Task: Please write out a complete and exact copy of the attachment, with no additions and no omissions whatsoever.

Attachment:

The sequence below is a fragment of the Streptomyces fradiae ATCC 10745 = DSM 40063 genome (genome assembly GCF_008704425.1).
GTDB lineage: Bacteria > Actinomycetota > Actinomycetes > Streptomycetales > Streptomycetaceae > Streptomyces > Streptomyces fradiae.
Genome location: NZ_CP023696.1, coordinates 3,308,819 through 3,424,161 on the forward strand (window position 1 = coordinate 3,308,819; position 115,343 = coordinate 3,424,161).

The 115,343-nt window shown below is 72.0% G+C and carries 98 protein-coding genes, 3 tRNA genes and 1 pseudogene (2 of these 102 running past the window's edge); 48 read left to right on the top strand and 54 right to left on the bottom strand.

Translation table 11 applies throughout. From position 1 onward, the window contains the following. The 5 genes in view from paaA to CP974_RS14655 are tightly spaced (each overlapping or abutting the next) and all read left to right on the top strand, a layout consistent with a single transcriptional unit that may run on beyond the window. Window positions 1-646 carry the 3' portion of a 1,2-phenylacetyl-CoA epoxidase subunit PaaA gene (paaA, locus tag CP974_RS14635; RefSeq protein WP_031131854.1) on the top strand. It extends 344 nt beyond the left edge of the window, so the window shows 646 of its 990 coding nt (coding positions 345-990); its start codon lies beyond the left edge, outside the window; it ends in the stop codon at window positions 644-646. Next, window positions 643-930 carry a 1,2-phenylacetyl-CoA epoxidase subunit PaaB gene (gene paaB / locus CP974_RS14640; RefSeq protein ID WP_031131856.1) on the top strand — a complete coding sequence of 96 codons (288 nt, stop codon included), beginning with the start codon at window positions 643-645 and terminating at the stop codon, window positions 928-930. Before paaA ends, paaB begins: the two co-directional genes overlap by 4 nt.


The sequence below is a fragment of the Streptomyces fradiae ATCC 10745 = DSM 40063 genome (genome assembly GCF_008704425.1).
GTDB lineage: Bacteria > Actinomycetota > Actinomycetes > Streptomycetales > Streptomycetaceae > Streptomyces > Streptomyces fradiae.
Genome location: NZ_CP023696.1, coordinates 3,308,819 through 3,424,161 on the forward strand (window position 1 = coordinate 3,308,819; position 115,343 = coordinate 3,424,161).

The 115,343-nt window shown below is 72.0% G+C and carries 98 protein-coding genes, 3 tRNA genes and 1 pseudogene (2 of these 102 running past the window's edge); 48 read left to right on the top strand and 54 right to left on the bottom strand.

Translation table 11 applies throughout. From position 1 onward, the window contains the following. The 5 genes in view from paaA to CP974_RS14655 are tightly spaced (each overlapping or abutting the next) and all read left to right on the top strand, a layout consistent with a single transcriptional unit that may run on beyond the window. Window positions 1-646 carry the 3' portion of a 1,2-phenylacetyl-CoA epoxidase subunit PaaA gene (paaA, locus tag CP974_RS14635; RefSeq protein WP_031131854.1) on the top strand. It extends 344 nt beyond the left edge of the window, so the window shows 646 of its 990 coding nt (coding positions 345-990); its start codon lies beyond the left edge, outside the window; it ends in the stop codon at window positions 644-646. Next, window positions 643-930 carry a 1,2-phenylacetyl-CoA epoxidase subunit PaaB gene (gene paaB / locus CP974_RS14640; RefSeq protein ID WP_031131856.1) on the top strand — a complete coding sequence of 96 codons (288 nt, stop codon included), beginning with the start codon at window positions 643-645 and terminating at the stop codon, window positions 928-930. Before paaA ends, paaB begins: the two co-directional genes overlap by 4 nt.